Diane Cronenwett, UX designer, highlights common tools and shortcuts in the design software, Sketch. This course includes a closer look at the toolbar, inspector, layers panel, shapes and how they are used for designing mobile interfaces.
- [Instructor] Sketch is a very powerful application for Mac, and has a lot of features to help you design the interfaces you want. Let's take a look around the Sketch interface. This top area is the toolbar. This can be customized on how you like to use the app. You can add anything from this menu that you think might help you speed up your workflow. The defaults work for me, so I won't change anything. At the top left there is a plus sign for the Insert menu. When you expand that, you can see some options that give you a sense of what kinds of things you can do with Sketch.
I'll point out some of the key tools that I commonly use for designing interfaces. The shapes I most often use are the ones that conveniently have an easy shortcut. For example, instead of clicking the Line button, I can simply use the shortcut key L. And you can see the shortcut key on the right of the shapes in these uppercase letters. We will be using the Text tool and the Artboard shortly. I do, however, wanna point out the Symbols and the Styled Text options. Symbols and Styled Text options are reusable, and if you have components for a style guide that you're working from for your app, such as button styles, headers, or common layouts, this might be a good use for converting those into a symbol.
And those would then show up in this menu. In the left panel is the layers panel, where the pages and layers are located. So for example, if I put a rectangle in this page, using the keyboard shortcut R, you'll see that it creates a shape on page one, which is then treated like a layer. I can then edit the layer label directly to give it a new name. Layers are associated with the pages they are on. Once you switch pages, you are working with a new set of layers for that page only.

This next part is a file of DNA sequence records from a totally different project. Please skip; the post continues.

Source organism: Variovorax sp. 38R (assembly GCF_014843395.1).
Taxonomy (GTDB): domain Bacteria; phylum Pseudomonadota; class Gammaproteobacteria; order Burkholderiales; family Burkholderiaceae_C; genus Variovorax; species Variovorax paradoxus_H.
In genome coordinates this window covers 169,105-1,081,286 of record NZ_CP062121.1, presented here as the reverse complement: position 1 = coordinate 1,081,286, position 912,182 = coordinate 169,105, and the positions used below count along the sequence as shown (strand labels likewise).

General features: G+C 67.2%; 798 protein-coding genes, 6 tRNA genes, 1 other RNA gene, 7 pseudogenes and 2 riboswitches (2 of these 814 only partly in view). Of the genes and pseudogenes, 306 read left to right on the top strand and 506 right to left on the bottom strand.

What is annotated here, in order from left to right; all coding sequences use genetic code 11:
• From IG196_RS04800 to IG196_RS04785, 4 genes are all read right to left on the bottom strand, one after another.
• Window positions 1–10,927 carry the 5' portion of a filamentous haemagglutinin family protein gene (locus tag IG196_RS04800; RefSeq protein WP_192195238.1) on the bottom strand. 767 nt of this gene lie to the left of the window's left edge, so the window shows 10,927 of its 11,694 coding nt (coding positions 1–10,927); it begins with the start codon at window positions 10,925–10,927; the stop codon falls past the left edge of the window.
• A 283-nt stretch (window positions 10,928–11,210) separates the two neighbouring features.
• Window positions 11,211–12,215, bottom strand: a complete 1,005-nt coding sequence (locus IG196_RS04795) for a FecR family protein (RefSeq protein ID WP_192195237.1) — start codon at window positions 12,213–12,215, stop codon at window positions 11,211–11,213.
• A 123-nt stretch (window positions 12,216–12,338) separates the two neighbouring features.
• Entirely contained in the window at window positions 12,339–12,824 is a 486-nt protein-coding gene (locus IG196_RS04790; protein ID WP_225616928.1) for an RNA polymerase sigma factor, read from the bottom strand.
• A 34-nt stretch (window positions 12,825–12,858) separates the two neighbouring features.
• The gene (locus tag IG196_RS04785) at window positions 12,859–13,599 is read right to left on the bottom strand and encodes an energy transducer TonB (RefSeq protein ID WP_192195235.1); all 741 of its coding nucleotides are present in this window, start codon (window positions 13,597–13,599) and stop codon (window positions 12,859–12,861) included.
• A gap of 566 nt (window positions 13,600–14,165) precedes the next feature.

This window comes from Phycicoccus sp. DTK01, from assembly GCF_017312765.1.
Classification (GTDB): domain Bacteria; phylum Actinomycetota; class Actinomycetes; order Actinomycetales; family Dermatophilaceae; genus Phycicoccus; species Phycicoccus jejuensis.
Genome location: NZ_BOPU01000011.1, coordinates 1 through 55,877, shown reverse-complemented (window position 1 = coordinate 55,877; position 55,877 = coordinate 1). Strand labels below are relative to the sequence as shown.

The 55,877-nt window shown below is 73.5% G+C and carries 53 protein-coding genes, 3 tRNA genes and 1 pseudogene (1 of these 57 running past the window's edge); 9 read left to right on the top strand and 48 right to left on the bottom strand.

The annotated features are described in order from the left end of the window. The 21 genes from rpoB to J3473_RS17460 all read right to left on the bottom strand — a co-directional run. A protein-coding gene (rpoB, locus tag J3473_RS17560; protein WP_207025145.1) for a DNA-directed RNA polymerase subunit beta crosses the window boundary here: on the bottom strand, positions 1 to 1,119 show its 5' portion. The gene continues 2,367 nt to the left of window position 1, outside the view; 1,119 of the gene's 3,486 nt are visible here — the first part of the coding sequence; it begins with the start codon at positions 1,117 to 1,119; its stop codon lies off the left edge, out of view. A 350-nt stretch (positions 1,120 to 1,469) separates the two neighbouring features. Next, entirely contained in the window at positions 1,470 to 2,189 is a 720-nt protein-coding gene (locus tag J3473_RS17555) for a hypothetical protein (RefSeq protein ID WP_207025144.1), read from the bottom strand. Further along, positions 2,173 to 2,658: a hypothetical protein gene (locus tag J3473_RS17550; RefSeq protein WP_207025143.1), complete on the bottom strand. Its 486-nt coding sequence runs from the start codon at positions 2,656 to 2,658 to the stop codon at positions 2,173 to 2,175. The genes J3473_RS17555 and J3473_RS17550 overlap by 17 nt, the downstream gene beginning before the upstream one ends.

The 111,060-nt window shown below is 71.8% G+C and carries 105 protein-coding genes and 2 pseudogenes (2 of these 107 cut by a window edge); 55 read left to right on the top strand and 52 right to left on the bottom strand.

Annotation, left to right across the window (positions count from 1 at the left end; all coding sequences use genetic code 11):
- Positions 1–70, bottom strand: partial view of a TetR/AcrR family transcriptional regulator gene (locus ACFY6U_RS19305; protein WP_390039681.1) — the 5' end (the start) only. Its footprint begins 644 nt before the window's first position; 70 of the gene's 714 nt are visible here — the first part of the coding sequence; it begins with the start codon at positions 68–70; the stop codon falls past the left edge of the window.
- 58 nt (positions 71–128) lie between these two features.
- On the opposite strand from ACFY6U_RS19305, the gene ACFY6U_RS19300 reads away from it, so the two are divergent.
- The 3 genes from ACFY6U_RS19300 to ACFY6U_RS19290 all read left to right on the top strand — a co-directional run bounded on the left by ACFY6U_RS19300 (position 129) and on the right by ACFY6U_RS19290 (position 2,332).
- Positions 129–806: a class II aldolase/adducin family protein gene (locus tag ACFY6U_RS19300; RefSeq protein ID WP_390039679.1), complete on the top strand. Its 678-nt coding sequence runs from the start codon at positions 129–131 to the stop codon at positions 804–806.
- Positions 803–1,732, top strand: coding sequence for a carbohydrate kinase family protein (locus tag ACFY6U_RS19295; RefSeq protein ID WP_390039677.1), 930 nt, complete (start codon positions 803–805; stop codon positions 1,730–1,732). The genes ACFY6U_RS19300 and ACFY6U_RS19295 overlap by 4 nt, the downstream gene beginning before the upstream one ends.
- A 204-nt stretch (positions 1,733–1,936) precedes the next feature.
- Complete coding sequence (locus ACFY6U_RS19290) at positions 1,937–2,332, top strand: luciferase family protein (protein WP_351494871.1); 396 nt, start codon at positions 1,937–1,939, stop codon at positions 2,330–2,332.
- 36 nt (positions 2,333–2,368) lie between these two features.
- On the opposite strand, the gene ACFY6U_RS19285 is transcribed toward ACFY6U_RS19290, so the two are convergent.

You can also hide the visibility of the layer by selecting this eye icon to the right of it. You can create a new page when clicking on this plus button on the top right of the layers panel. Over to the right side of the application is the inspector. You'll be using a lot of the options in the inspector as we create our app together. The first section at the top covers positioning of elements, including transforming elements, and flipping them horizontally or vertically.
The next section is for text styles. Using the keyboard shortcut of T, we'll add some text in here. If you have a text style that you'll be using over and over again, such as a title or subtitle, this might be a good use for creating a text style. This section below covers all the text-related options with sizing, line height, and character spacing. The last sections cover Blending, Fills, Borders, Shadows, and Blurs. We will be using some of these today, but definitely experiment with these options.
This is a basic overview of the main elements of Sketch that we'll be working in. Let's dive into Artboards next.
- Integrating InVision and plugins with Sketch
- Using symbols
- Setting up a grid and layouts
- Adding tabs
- Creating prototypes with InVision
- Exporting assets for iOS and Android development